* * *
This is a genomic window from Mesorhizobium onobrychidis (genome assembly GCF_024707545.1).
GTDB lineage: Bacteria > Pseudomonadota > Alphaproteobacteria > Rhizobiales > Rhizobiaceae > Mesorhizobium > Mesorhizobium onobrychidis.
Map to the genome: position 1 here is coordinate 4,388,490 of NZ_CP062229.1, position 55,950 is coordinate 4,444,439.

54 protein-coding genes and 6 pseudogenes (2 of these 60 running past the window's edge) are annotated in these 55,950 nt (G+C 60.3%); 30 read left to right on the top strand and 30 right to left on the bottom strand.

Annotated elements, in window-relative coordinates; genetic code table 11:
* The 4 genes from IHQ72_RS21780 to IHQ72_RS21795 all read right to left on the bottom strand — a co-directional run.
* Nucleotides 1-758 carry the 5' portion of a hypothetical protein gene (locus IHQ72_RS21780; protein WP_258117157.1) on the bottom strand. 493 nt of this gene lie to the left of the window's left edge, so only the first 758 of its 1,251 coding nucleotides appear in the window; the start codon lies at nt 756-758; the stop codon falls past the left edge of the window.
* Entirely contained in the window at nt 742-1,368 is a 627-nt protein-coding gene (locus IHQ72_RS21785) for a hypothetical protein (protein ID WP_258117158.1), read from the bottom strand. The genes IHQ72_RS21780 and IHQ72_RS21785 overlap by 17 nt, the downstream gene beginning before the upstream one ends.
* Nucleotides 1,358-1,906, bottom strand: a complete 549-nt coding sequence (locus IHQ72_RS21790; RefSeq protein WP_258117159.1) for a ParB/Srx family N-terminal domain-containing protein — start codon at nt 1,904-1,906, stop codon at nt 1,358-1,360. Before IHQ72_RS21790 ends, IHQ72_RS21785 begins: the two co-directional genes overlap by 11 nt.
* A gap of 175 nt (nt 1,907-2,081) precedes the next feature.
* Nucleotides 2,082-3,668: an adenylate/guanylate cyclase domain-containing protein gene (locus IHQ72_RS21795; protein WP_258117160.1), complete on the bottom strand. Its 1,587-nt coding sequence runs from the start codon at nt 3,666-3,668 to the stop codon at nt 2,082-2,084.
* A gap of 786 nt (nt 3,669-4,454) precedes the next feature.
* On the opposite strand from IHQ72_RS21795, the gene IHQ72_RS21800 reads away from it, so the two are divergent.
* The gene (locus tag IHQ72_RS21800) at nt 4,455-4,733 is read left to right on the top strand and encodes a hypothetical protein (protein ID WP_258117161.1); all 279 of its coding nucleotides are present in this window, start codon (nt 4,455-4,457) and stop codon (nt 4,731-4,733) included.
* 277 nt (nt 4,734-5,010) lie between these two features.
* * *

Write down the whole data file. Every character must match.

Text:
This is a genomic window from Mesorhizobium onobrychidis (genome assembly GCF_024707545.1).
GTDB lineage: Bacteria > Pseudomonadota > Alphaproteobacteria > Rhizobiales > Rhizobiaceae > Mesorhizobium > Mesorhizobium onobrychidis.
Map to the genome: position 1 here is coordinate 4,388,490 of NZ_CP062229.1, position 55,950 is coordinate 4,444,439.

54 protein-coding genes and 6 pseudogenes (2 of these 60 running past the window's edge) are annotated in these 55,950 nt (G+C 60.3%); 30 read left to right on the top strand and 30 right to left on the bottom strand.

Annotated elements, in window-relative coordinates; genetic code table 11:
* The 4 genes from IHQ72_RS21780 to IHQ72_RS21795 all read right to left on the bottom strand — a co-directional run.
* Nucleotides 1-758 carry the 5' portion of a hypothetical protein gene (locus IHQ72_RS21780; protein WP_258117157.1) on the bottom strand. 493 nt of this gene lie to the left of the window's left edge, so only the first 758 of its 1,251 coding nucleotides appear in the window; the start codon lies at nt 756-758; the stop codon falls past the left edge of the window.
* Entirely contained in the window at nt 742-1,368 is a 627-nt protein-coding gene (locus IHQ72_RS21785) for a hypothetical protein (protein ID WP_258117158.1), read from the bottom strand. The genes IHQ72_RS21780 and IHQ72_RS21785 overlap by 17 nt, the downstream gene beginning before the upstream one ends.
* Nucleotides 1,358-1,906, bottom strand: a complete 549-nt coding sequence (locus IHQ72_RS21790; RefSeq protein WP_258117159.1) for a ParB/Srx family N-terminal domain-containing protein — start codon at nt 1,904-1,906, stop codon at nt 1,358-1,360. Before IHQ72_RS21790 ends, IHQ72_RS21785 begins: the two co-directional genes overlap by 11 nt.
* A gap of 175 nt (nt 1,907-2,081) precedes the next feature.
* Nucleotides 2,082-3,668: an adenylate/guanylate cyclase domain-containing protein gene (locus IHQ72_RS21795; protein WP_258117160.1), complete on the bottom strand. Its 1,587-nt coding sequence runs from the start codon at nt 3,666-3,668 to the stop codon at nt 2,082-2,084.
* A gap of 786 nt (nt 3,669-4,454) precedes the next feature.
* On the opposite strand from IHQ72_RS21795, the gene IHQ72_RS21800 reads away from it, so the two are divergent.
* The gene (locus tag IHQ72_RS21800) at nt 4,455-4,733 is read left to right on the top strand and encodes a hypothetical protein (protein ID WP_258117161.1); all 279 of its coding nucleotides are present in this window, start codon (nt 4,455-4,457) and stop codon (nt 4,731-4,733) included.
* 277 nt (nt 4,734-5,010) lie between these two features.